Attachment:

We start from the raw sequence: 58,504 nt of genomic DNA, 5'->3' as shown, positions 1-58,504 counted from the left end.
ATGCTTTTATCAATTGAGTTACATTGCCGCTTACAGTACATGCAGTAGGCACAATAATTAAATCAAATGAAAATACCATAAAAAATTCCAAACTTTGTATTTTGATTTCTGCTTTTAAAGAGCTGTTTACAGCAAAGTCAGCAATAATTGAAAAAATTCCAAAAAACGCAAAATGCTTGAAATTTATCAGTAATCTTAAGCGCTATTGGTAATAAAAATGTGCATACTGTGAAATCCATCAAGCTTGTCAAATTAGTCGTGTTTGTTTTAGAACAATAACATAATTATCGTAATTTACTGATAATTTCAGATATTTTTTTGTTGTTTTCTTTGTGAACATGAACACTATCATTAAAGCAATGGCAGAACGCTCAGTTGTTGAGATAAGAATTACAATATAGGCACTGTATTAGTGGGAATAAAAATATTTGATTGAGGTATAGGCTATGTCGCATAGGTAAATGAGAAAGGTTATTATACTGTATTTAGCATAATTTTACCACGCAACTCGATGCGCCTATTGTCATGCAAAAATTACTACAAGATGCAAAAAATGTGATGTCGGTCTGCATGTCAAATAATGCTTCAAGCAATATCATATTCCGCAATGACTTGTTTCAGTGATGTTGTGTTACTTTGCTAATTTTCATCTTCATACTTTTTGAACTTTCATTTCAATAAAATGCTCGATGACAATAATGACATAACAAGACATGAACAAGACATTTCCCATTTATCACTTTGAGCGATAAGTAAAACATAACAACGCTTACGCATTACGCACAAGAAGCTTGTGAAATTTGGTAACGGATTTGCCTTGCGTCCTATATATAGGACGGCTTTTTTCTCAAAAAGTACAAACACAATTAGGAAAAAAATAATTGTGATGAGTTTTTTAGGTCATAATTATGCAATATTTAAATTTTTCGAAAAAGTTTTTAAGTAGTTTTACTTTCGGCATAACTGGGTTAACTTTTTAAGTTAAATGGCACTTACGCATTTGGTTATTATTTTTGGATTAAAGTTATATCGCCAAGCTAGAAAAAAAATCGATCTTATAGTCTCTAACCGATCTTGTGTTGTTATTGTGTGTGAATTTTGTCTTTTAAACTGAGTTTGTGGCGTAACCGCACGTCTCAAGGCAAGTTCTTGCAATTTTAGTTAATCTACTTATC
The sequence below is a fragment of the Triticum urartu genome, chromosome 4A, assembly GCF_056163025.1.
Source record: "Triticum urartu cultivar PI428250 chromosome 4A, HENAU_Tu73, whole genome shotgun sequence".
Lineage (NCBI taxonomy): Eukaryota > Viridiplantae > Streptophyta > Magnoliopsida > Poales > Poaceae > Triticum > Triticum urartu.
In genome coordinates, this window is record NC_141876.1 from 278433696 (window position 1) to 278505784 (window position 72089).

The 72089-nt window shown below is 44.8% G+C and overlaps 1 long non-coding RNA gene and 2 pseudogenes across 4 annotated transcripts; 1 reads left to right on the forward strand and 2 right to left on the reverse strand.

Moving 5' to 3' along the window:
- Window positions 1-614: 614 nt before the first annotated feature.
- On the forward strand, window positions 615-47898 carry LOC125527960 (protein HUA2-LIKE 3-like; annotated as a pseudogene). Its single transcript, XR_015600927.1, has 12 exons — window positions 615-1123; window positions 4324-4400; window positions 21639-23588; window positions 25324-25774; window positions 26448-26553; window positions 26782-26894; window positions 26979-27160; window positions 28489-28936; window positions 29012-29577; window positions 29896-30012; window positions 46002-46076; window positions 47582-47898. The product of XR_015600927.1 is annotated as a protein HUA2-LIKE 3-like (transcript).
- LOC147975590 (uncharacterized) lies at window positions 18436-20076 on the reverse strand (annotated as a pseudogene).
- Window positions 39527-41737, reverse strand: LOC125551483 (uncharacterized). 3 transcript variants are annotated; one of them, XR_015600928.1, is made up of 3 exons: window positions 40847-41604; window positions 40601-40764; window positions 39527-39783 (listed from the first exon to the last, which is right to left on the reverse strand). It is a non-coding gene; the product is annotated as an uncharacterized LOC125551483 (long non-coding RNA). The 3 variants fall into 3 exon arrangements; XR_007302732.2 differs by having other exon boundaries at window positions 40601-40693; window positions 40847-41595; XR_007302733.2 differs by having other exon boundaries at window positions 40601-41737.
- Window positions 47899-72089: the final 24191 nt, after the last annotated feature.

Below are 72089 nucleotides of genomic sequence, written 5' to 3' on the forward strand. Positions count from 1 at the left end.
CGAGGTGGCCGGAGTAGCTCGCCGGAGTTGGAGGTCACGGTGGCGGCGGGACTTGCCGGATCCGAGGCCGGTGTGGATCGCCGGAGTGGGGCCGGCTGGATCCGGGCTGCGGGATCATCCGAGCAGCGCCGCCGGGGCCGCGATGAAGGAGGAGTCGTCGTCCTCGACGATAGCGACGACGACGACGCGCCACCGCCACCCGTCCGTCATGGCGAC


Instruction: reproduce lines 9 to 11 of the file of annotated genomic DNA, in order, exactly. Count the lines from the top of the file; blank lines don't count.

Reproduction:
- Window positions 1-614: 614 nt before the first annotated feature.
- On the forward strand, window positions 615-47898 carry LOC125527960 (protein HUA2-LIKE 3-like; annotated as a pseudogene). Its single transcript, XR_015600927.1, has 12 exons — window positions 615-1123; window positions 4324-4400; window positions 21639-23588; window positions 25324-25774; window positions 26448-26553; window positions 26782-26894; window positions 26979-27160; window positions 28489-28936; window positions 29012-29577; window positions 29896-30012; window positions 46002-46076; window positions 47582-47898. The product of XR_015600927.1 is annotated as a protein HUA2-LIKE 3-like (transcript).
- LOC147975590 (uncharacterized) lies at window positions 18436-20076 on the reverse strand (annotated as a pseudogene).